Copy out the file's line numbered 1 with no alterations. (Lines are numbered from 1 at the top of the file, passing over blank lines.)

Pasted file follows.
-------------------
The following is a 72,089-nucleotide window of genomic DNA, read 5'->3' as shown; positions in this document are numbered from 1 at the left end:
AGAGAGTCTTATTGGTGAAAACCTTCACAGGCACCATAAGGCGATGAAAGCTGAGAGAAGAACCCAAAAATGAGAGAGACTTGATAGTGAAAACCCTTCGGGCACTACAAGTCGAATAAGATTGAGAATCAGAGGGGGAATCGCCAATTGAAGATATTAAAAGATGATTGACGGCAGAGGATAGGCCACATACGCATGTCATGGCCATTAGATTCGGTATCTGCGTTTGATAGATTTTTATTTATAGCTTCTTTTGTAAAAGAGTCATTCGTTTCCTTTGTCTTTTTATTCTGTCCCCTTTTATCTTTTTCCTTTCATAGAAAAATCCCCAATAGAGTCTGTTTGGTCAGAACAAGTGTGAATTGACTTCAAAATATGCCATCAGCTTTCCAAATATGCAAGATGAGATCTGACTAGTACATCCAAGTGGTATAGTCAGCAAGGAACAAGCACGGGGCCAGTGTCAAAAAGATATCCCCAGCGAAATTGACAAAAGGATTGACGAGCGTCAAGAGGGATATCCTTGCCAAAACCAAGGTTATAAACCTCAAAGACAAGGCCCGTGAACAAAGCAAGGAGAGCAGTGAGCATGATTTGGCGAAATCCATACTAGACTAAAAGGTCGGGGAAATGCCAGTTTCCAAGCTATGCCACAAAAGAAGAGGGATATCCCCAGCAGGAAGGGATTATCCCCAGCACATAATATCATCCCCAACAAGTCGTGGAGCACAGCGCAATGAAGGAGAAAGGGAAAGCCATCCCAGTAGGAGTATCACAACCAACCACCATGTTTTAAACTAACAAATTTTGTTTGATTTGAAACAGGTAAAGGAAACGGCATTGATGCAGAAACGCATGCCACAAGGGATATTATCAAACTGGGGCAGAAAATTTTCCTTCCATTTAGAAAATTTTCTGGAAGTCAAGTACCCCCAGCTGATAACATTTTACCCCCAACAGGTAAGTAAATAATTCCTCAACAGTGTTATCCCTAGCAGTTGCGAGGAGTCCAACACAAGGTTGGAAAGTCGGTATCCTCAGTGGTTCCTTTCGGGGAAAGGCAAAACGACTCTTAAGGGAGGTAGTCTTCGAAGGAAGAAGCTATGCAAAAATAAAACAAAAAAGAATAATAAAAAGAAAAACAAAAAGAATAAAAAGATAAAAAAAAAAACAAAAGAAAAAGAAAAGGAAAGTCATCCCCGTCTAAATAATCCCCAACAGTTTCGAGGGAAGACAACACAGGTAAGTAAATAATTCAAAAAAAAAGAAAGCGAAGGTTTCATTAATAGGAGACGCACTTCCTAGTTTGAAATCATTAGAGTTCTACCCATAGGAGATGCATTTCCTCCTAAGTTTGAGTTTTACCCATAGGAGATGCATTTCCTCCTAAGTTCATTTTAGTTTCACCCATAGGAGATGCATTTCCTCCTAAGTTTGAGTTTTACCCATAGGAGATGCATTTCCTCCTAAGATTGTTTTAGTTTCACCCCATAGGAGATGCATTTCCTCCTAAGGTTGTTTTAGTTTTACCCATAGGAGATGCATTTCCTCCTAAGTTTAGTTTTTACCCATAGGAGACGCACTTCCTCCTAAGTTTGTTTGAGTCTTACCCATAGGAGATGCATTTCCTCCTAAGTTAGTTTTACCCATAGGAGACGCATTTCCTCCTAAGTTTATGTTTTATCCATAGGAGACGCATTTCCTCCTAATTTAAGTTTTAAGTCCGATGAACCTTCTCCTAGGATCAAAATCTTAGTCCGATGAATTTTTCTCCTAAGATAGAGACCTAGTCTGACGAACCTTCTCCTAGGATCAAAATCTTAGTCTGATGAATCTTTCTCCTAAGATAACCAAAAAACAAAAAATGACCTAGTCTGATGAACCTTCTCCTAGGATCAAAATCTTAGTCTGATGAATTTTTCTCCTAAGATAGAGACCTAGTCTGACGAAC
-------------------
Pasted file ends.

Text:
The following is a 72,089-nucleotide window of genomic DNA, read 5'->3' as shown; positions in this document are numbered from 1 at the left end: